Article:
In echild's figure in response 5, the three sides of the right triangle to the right are h(t)=Lcosθ, Lsinθ, and L. After a time interval Δt, the lengths of the three sides of the triangle become h(t+Δt), Lsinθ, and L-vΔt. These three sides of the right triangle have to satisfy the Pythagorean theorem, so:

$$h(t+Δt)=\sqrt{(L-vΔt)^2-(L\sinθ)^2}=\sqrt{L^2\cos^2θ-2vΔtL+v^2(Δt)^2}=\sqrt{h(t)^2-2v(h(t)/cosθ)Δt+v^2(Δt)^2}$$
The average upward velocity of the center weight during the time interval Δt is given by:

$$w_{ave}=\frac{h(t)-h(t+Δt)}{Δt}=\frac{h(t)-\sqrt{h(t)^2-2v(h(t)/cosθ)Δt+v^2(Δt)^2}}{Δt}$$

If we multiply numerator and denominator of this equation by $h(t)+\sqrt{h(t)^2-2v(h(t)/cosθ)Δt+v^2(Δt)^2}$, we obtain:

$$w_{ave}=\frac{2v(h(t)/cosθ)+v^2(Δt)}{h(t)+\sqrt{h(t)^2-2v(h(t)/cosθ)Δt+v^2(Δt)^2}}$$
If we take the limit of this equation as the time interval Δt becomes small, we obtain the instantaneous velocity w:
$$w=\frac{v}{cosθ}$$

ehild
Homework Helper
Nice explanation! I applied the Law of Cosines for the blue triangle in my drawing, but it is the same in principle.

L'2=L2+(Δh)2-2L(Δh)cos(θ)

L'=L-(vΔt), plugging in, expanding, simplifying, ignoring squares of vΔt and Δh, you get the vertical velocity of the weight as u= Δh/Δt.

ehild

Last edited:
haruspex
Homework Helper
Gold Member
In echild's figure in response 5, the three sides of the right triangle to the right are h(t)=Lcosθ, Lsinθ, and L. After a time interval Δt, the lengths of the three sides of the triangle become h(t+Δt), Lsinθ, and L-vΔt. These three sides of the right triangle have to satisfy the Pythagorean theorem, so:

$$h(t+Δt)=\sqrt{(L-vΔt)^2-(L\sinθ)^2}=\sqrt{L^2\cos^2θ-2vΔtL+v^2(Δt)^2}=\sqrt{h(t)^2-2v(h(t)/cosθ)Δt+v^2(Δt)^2}$$
The average upward velocity of the center weight during the time interval Δt is given by:

$$w_{ave}=\frac{h(t)-h(t+Δt)}{Δt}=\frac{h(t)-\sqrt{h(t)^2-2v(h(t)/cosθ)Δt+v^2(Δt)^2}}{Δt}$$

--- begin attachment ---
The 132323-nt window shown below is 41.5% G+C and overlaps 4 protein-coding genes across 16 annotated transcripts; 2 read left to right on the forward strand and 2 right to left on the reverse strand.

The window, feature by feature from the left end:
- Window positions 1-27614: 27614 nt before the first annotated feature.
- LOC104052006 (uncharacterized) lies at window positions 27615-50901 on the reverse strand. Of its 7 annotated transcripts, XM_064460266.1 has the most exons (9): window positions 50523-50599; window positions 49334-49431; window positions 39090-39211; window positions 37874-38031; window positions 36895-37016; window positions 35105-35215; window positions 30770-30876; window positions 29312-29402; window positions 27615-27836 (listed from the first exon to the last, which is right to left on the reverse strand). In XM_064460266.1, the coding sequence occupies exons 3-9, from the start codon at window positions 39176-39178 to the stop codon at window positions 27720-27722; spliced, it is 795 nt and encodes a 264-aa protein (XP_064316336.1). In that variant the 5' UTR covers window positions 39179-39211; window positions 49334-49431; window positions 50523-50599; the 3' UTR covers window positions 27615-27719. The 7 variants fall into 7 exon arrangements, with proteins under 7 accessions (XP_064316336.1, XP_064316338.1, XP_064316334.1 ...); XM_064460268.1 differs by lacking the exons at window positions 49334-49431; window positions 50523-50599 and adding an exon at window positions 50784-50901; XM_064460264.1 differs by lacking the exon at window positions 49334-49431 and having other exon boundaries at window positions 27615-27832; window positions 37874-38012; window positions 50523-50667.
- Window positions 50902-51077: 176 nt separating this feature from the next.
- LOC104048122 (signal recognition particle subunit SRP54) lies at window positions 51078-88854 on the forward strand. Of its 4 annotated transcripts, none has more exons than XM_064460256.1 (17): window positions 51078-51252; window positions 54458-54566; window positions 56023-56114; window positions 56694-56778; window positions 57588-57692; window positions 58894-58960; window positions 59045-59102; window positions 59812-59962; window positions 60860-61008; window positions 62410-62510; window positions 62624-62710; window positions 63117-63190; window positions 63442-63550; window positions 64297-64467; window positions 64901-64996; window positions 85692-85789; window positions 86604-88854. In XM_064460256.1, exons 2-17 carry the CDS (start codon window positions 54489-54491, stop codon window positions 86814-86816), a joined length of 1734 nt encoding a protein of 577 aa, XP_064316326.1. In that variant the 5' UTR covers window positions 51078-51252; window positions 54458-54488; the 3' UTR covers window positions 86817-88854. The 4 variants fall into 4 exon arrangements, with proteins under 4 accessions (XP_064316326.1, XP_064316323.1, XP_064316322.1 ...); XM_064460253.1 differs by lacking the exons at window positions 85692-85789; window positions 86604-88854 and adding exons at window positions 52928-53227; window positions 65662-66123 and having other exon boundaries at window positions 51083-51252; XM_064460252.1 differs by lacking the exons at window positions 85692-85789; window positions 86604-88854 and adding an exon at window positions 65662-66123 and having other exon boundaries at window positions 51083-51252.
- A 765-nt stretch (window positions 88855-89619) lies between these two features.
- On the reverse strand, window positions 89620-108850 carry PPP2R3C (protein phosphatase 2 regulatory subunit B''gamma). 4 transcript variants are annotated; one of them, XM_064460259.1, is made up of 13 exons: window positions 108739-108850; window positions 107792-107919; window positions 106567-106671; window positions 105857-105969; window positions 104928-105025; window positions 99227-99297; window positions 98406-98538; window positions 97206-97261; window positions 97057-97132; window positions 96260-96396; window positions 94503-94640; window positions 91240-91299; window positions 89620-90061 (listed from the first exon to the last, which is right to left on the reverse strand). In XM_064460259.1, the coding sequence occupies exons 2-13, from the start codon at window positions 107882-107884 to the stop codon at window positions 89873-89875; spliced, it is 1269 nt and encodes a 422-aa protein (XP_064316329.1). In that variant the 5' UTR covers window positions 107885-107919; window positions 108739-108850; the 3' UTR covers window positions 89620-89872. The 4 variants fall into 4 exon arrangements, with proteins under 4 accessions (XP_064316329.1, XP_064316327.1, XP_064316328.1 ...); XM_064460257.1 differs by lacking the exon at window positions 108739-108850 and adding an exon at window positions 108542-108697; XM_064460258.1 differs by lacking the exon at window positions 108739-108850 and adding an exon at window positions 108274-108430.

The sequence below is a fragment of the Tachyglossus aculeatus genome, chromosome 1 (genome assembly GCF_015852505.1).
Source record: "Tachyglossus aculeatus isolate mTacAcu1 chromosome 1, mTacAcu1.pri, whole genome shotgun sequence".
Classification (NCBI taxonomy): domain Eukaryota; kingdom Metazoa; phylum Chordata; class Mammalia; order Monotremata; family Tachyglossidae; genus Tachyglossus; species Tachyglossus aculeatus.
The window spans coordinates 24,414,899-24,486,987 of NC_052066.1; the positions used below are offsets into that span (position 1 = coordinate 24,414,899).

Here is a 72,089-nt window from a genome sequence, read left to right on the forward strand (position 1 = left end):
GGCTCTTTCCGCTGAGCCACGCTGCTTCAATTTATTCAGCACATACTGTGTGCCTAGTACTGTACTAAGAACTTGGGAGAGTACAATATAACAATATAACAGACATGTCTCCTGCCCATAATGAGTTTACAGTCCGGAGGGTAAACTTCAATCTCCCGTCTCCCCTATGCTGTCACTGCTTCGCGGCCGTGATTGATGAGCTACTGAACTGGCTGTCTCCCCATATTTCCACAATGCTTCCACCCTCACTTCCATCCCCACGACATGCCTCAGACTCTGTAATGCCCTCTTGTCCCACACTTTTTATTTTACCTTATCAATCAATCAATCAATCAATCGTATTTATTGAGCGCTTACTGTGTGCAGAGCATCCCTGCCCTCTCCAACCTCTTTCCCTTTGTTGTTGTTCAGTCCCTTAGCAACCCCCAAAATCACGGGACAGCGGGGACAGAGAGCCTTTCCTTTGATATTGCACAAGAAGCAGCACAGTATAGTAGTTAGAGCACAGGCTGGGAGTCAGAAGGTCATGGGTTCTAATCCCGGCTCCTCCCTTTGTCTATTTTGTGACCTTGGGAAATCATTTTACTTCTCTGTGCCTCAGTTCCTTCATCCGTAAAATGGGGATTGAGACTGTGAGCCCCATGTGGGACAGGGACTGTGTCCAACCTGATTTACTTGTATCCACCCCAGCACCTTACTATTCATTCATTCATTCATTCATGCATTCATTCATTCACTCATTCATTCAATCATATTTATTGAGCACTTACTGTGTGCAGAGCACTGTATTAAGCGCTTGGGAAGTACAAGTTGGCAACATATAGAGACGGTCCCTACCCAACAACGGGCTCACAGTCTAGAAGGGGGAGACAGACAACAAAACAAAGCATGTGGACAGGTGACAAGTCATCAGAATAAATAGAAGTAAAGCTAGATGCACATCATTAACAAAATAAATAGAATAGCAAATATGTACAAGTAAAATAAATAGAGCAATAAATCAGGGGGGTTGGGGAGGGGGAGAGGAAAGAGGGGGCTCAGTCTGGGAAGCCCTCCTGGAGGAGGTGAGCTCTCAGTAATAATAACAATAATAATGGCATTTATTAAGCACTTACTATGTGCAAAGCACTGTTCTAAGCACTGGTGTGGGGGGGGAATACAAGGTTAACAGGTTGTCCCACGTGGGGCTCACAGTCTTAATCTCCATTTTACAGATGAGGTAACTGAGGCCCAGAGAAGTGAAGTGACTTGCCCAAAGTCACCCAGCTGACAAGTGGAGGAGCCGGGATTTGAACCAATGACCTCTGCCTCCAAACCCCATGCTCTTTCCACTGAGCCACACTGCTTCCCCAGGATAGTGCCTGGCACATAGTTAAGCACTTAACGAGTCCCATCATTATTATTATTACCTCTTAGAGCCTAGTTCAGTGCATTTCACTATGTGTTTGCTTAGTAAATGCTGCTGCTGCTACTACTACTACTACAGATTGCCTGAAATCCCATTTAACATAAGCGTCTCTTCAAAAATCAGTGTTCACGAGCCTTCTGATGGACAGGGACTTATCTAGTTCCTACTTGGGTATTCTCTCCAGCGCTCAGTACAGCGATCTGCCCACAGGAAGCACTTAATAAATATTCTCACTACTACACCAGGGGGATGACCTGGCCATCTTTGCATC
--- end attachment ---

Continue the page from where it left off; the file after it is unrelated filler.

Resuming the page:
If we multiply numerator and denominator of this equation by $h(t)+\sqrt{h(t)^2-2v(h(t)/cosθ)Δt+v^2(Δt)^2}$, we obtain:

$$w_{ave}=\frac{2v(h(t)/cosθ)+v^2(Δt)}{h(t)+\sqrt{h(t)^2-2v(h(t)/cosθ)Δt+v^2(Δt)^2}}$$
If we take the limit of this equation as the time interval Δt becomes small, we obtain the instantaneous velocity w:
$$w=\frac{v}{cosθ}$$
Chet, ehild, you're making this much too complicated. See my post #4.

haruspex
Homework Helper
Gold Member
lets see
if the string falls for a distance X in time T
then the Velocity of the strings is V=X/T
and since the string moves X downwards , the strings holding the weight also moves X upwards
thus , raising the weight with X Cos theta .
The section of string on the weight's side of the pulley does not move upwards at speed v; it moves towards the pulley at speed v. The end connected to the weight must also be moving towards the pulley at speed v (or the string would change length), as well as moving tangentially, so as to produce a net vertical motion. I.e. the component of its vertical motion that is towards the pulley must be v. Therefore its vertical speed is v sec theta.

Chestermiller
Mentor
Chet, ehild, you're making this much too complicated. See my post #4.
Yes. I like #4 much better. Sorry I missed it the first time through.

Chet

The section of string on the weight's side of the pulley does not move upwards at speed v; it moves towards the pulley at speed v. The end connected to the weight must also be moving towards the pulley at speed v (or the string would change length), as well as moving tangentially, so as to produce a net vertical motion. I.e. the component of its vertical motion that is towards the pulley must be v. Therefore its vertical speed is v sec theta.

i said that it covers Distance X * cos theta * / Time
so V= V * cos theta
will you explain where did you get the sec ?
i thought the component must be Cos since The change in Vertical position is equal to CosTheta the Change in the position of string towards the pully

haruspex